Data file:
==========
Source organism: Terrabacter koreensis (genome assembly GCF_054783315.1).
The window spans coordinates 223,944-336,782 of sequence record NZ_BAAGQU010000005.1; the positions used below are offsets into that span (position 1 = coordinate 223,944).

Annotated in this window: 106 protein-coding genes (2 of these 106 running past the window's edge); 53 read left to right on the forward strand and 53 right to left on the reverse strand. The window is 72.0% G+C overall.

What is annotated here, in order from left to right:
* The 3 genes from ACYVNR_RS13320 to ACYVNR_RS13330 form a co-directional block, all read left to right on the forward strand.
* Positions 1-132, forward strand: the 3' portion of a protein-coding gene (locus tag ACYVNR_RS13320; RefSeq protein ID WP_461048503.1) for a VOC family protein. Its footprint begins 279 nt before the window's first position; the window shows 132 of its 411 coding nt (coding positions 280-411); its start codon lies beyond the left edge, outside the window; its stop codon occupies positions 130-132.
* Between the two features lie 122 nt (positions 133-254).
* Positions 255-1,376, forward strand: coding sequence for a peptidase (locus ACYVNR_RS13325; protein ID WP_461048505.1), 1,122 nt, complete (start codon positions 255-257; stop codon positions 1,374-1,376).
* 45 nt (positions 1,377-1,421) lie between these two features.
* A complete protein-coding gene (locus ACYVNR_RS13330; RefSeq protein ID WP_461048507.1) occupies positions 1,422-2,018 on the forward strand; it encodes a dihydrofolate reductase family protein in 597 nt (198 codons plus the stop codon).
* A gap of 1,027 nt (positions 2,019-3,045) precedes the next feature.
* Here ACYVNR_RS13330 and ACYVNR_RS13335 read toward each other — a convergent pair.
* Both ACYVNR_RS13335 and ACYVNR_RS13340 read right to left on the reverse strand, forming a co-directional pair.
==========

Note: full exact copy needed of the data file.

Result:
Source organism: Terrabacter koreensis (genome assembly GCF_054783315.1).
The window spans coordinates 223,944-336,782 of sequence record NZ_BAAGQU010000005.1; the positions used below are offsets into that span (position 1 = coordinate 223,944).

Annotated in this window: 106 protein-coding genes (2 of these 106 running past the window's edge); 53 read left to right on the forward strand and 53 right to left on the reverse strand. The window is 72.0% G+C overall.

What is annotated here, in order from left to right:
* The 3 genes from ACYVNR_RS13320 to ACYVNR_RS13330 form a co-directional block, all read left to right on the forward strand.
* Positions 1-132, forward strand: the 3' portion of a protein-coding gene (locus tag ACYVNR_RS13320; RefSeq protein ID WP_461048503.1) for a VOC family protein. Its footprint begins 279 nt before the window's first position; the window shows 132 of its 411 coding nt (coding positions 280-411); its start codon lies beyond the left edge, outside the window; its stop codon occupies positions 130-132.
* Between the two features lie 122 nt (positions 133-254).
* Positions 255-1,376, forward strand: coding sequence for a peptidase (locus ACYVNR_RS13325; protein ID WP_461048505.1), 1,122 nt, complete (start codon positions 255-257; stop codon positions 1,374-1,376).
* 45 nt (positions 1,377-1,421) lie between these two features.
* A complete protein-coding gene (locus ACYVNR_RS13330; RefSeq protein ID WP_461048507.1) occupies positions 1,422-2,018 on the forward strand; it encodes a dihydrofolate reductase family protein in 597 nt (198 codons plus the stop codon).
* A gap of 1,027 nt (positions 2,019-3,045) precedes the next feature.
* Here ACYVNR_RS13330 and ACYVNR_RS13335 read toward each other — a convergent pair.
* Both ACYVNR_RS13335 and ACYVNR_RS13340 read right to left on the reverse strand, forming a co-directional pair.